“General Bato Dela Rosa should stop his illusion that many Filipinos would like to take ROTC.”
By ARNETH ASIDDAO
MANILA — Youth groups, teachers, students, and children’s rights advocates denounced the proposed mandatory Reserve Officers Training Corps (ROTC) for senior high school (SHS) students in a press conference at University Hotel in UP Diliman, Wednesday, Aug. 28.
There are 13 House bills and eight Senate bills related to mandatory ROTC, highlighting the government’s legislative priorities.
The bills seek to amend Republic Act 9163 or the National Service Training Program Act of 2001, which has allowed college students to choose between ROTC, Literacy Training Service and Civil Welfare Training Service as part of their required National Service Training Program (NSTP).
Leaders of youth organizations said the proposal impedes on the youth’s right to choose and aims to “militarize and suppress their freedom of expression.”
Raoul Manuel of National Union of Students of the Philippines (NUSP), said that even government data show that less than 10 percent of the students take ROTC.
“That is why they are so intent on making it mandatory,” Manuel said, responding to Ronaldo “Bato” del Rosa’s claim during the Senate hearing last week.
Deo Cabrera, a Dela Salle University SHS student, said mandatory ROTC impedes on their right to choose.
“General Bato Dela Rosa should stop his illusion that many Filipinos would like to take ROTC,” said Cabrera.
Teachers and students also maintained that mandatory military training would be another burden.
Vlademir Quetua, president of Alliance of Concerned Teachers-National Capital Region (ACT-NCR), said ROTC imposes an additional burden on teachers who are already suffering from heavy workload and low wages.
Quetua also questioned the P38 billion budget needed for mandatory ROTC when the proposed budget for the salary increase of teachers and government workers is only P31 billion.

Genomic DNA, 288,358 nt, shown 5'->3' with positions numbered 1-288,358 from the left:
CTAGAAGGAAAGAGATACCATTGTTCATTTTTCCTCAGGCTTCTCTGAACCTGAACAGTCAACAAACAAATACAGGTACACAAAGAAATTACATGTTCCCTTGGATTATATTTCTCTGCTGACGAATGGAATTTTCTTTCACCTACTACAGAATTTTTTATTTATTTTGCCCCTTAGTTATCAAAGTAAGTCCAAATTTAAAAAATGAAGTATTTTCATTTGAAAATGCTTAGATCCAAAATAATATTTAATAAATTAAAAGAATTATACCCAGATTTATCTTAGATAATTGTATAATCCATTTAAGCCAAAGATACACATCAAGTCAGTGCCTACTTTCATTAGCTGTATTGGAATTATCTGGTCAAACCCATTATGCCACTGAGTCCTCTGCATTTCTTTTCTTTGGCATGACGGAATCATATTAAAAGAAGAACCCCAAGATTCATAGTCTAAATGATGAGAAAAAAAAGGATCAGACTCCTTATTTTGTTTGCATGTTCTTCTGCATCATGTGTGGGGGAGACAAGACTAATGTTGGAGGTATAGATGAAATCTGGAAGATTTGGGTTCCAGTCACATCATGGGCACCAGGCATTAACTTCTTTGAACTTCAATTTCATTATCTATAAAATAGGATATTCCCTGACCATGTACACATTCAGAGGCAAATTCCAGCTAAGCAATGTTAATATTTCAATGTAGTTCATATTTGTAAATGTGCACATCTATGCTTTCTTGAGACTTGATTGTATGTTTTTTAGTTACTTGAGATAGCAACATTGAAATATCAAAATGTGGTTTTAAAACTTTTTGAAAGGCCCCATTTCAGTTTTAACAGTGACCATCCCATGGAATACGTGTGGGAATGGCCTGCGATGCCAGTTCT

He also mentioned the lack of facilities as another challenge that schools would have to face when mandatory ROTC is passed.
If passed, schools would be required to provide offices for the Department of National Defense and Armed Forces of the Philippines.
Manuel feared that mandatory ROTC would be used to justify tuition increase and additional expenses and force K+12 students who are already “bombarded with a lot of academic work” to spend their weekends in trainings.
Jasmine Rubia of Girls for Peace added, “If they can’t even implement K-12 properly, how can we ensure that the poorly-designed ROTC will be any better?”
’Culture of violence’
Youth groups and child rights advocates lambasted the ‘culture of violence, corruption and machismo’ being fostered by ROTC.
Tricia Ifurung, a student leader from the University of Santo Tomas, recalled the killing of ROTC cadet Mark Welson Chua after he exposed the corruption within UST’s ROTC unit in 2001.
In a story published by The Varsitarian in February 2001, Chua, along with fellow cadet Romulo Yumul, exposed the corruption in the ROTC program. Chua was abducted the following month and later found dead in the Pasig River.
Only two of four suspects in the Chua slay have been sentenced.
“If up until now there is no justice for Chua’s death, how can we have trust and confidence in this proposal to revive ROTC?” said Ifurung.
Chua’s death sparked a series of protest actions, which led to the abolition of the mandatory ROTC.
“We fought against this policy for more than a decade and now the government is promoting its reinstatement, as if they have forgotten Mark Welson Chua’s name,” Ifurung said.
Rubia said, “Those who are accused of psychological and physical abuse are not brought to justice,” said Rubia.
Rius Valle of Save Our Schools Network said the military “has no ascendancy to teach nationalism.”
Valle recounted cases of human rights violations and intimidation by the military in Lumad schools in Mindanao.
Eule Bonganay, secretary general of Salinlahi Alliance for Children’s Concerns, pointed out that ROTC is another anti-child policy, along with the proposal to lower of age of criminal liability and the ongoing human rights violations against students of indigenous schools.
ACT-NCR’s Queta proposed that instead of using the budget for ROTC and militarization, funds should be allowed to raise the quality of education.
For Ifurung, ROTC would not teach discipline and nationalism. “What we need instead is to bring back Wika at Panitikan courses in college and have a thorough discussion of history,” said Ifurung.